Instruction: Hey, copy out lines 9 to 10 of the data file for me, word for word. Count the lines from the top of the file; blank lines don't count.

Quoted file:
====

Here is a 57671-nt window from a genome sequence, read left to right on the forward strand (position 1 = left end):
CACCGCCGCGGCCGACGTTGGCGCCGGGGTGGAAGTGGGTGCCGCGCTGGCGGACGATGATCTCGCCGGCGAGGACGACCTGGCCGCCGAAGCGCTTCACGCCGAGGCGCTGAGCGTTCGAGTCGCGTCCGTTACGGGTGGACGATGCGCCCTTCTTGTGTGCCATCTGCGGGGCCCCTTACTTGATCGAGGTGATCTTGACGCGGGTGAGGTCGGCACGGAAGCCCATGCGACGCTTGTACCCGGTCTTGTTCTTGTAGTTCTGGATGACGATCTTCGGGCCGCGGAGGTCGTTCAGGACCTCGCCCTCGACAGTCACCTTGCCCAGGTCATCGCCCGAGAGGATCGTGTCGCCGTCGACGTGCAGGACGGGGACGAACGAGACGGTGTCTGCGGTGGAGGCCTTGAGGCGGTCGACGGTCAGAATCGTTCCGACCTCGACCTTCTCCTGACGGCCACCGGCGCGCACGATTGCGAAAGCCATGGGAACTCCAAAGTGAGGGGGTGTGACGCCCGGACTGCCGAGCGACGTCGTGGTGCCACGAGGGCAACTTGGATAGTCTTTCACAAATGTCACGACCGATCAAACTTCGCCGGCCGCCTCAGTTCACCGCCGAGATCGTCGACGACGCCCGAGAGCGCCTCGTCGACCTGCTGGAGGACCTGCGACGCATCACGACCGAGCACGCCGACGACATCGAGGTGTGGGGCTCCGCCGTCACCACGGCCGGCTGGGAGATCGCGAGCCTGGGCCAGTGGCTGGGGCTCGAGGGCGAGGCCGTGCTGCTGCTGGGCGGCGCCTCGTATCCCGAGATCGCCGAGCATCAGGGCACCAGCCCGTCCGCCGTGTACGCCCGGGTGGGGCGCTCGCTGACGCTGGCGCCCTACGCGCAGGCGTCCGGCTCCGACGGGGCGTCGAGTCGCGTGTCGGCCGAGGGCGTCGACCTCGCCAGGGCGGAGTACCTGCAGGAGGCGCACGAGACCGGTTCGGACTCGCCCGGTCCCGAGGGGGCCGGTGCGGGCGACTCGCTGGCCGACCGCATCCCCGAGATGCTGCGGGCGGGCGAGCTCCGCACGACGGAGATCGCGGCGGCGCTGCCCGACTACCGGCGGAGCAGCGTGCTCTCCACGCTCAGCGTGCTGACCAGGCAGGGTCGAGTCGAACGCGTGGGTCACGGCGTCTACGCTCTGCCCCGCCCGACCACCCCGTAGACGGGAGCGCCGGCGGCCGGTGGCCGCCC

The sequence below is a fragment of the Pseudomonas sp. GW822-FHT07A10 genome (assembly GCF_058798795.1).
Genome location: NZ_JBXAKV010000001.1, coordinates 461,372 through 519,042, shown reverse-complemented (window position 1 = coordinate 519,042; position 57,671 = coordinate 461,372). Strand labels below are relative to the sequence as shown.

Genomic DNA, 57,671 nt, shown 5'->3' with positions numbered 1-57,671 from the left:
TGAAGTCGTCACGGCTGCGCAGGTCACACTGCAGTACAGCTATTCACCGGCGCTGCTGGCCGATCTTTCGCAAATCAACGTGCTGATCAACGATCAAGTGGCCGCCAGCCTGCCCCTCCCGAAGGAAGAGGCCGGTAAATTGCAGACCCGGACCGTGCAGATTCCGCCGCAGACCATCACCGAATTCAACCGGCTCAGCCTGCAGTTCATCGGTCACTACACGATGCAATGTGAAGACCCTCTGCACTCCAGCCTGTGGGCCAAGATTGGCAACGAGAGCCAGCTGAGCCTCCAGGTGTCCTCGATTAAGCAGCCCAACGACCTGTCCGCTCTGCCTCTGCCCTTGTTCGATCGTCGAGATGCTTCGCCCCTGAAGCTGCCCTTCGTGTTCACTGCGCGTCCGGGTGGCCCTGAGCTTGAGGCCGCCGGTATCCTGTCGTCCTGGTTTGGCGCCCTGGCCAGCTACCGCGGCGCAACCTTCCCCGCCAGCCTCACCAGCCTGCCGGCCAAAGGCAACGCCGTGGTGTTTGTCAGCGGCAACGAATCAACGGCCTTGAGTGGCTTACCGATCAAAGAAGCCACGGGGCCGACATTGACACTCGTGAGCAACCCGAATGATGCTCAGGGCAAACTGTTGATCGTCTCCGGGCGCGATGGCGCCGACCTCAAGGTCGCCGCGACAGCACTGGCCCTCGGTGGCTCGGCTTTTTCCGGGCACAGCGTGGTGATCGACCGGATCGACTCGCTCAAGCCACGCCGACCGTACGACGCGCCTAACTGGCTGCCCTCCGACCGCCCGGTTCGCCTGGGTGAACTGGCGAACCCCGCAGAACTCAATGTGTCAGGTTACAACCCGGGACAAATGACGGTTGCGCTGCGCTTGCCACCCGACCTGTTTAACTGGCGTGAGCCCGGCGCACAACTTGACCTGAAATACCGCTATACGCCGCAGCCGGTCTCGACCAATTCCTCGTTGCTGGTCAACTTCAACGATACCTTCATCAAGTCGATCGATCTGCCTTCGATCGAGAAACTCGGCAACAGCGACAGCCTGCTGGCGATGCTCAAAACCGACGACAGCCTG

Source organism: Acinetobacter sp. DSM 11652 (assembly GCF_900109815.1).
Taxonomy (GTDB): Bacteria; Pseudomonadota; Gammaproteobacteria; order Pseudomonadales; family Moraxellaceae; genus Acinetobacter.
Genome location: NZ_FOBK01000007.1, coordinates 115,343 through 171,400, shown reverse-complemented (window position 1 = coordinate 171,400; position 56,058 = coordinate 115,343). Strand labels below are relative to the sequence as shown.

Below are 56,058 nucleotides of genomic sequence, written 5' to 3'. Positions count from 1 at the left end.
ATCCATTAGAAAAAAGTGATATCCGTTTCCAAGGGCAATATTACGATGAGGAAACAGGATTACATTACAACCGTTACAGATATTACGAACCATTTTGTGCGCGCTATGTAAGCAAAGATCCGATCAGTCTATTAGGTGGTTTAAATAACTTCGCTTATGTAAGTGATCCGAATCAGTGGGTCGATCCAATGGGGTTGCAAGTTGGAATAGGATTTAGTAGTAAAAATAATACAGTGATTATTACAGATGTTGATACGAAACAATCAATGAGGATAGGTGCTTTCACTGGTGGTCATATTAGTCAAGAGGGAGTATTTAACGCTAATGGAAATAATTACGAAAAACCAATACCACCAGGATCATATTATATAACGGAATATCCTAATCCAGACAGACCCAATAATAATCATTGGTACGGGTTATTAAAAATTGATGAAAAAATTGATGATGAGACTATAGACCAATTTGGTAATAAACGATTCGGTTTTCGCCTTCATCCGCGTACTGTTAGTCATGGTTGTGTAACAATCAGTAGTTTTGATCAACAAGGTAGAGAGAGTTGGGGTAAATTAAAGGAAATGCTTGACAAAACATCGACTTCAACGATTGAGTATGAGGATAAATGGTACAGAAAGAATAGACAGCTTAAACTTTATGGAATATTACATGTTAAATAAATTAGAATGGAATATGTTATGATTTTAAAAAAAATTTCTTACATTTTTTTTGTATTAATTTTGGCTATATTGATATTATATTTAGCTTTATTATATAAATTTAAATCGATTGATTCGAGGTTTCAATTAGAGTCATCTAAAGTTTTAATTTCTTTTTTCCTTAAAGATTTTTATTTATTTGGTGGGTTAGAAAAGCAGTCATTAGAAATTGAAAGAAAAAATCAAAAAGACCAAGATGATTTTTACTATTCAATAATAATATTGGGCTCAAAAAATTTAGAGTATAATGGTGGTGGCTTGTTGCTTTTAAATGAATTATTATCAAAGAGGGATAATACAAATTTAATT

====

Genome location: NZ_FOBK01000007.1, coordinates 115,343 through 171,400, shown reverse-complemented (window position 1 = coordinate 171,400; position 56,058 = coordinate 115,343). Strand labels below are relative to the sequence as shown.

Below are 56,058 nucleotides of genomic sequence, written 5' to 3'. Positions count from 1 at the left end.